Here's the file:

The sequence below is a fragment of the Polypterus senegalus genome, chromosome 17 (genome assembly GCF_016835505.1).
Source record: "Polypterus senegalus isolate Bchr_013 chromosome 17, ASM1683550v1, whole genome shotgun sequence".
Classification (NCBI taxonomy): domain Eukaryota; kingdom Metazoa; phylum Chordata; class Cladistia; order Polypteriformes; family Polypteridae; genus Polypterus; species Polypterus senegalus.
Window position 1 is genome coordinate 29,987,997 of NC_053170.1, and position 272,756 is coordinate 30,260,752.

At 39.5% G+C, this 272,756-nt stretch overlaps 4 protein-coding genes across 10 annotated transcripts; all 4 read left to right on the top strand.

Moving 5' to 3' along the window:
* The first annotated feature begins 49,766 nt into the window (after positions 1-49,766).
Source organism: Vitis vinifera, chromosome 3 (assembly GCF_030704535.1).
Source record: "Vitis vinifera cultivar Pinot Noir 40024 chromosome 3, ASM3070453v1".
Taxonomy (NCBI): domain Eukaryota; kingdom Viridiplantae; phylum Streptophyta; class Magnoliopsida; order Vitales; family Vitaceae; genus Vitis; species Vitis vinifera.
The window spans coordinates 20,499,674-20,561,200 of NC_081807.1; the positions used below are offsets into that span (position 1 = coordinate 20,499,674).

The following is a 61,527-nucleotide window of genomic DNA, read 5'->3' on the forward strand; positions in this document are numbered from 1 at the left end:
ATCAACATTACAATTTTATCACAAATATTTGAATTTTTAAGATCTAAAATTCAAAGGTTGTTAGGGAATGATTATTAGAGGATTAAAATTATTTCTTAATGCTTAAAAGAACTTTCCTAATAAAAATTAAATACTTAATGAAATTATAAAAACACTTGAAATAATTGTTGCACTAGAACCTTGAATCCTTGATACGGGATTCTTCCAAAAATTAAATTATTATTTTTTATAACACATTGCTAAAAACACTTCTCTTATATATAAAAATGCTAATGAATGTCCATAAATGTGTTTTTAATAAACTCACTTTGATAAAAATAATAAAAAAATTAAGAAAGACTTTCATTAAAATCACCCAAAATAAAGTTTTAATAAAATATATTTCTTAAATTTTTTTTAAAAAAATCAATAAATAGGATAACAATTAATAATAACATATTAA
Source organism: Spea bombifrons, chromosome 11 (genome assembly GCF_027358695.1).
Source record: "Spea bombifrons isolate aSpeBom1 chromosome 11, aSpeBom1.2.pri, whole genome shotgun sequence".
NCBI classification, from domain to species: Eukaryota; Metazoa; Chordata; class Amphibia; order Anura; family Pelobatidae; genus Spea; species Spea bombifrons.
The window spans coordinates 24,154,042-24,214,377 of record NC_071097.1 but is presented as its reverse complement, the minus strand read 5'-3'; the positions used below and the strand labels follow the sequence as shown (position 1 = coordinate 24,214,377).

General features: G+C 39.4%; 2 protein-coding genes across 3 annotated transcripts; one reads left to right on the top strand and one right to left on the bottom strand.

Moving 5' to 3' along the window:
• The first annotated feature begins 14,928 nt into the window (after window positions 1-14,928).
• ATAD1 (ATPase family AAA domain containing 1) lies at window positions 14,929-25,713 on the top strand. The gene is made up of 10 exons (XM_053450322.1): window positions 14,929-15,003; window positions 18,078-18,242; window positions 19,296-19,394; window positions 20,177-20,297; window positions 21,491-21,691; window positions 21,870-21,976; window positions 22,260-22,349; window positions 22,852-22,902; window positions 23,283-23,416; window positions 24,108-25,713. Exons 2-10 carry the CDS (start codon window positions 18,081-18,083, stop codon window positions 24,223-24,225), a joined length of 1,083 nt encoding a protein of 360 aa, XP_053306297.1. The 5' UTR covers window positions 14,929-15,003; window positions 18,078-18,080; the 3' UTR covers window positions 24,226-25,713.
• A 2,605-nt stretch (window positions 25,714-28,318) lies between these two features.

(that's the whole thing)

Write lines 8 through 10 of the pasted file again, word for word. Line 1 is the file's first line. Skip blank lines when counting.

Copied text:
Source organism: Vitis vinifera, chromosome 3 (assembly GCF_030704535.1).
Source record: "Vitis vinifera cultivar Pinot Noir 40024 chromosome 3, ASM3070453v1".
Taxonomy (NCBI): domain Eukaryota; kingdom Viridiplantae; phylum Streptophyta; class Magnoliopsida; order Vitales; family Vitaceae; genus Vitis; species Vitis vinifera.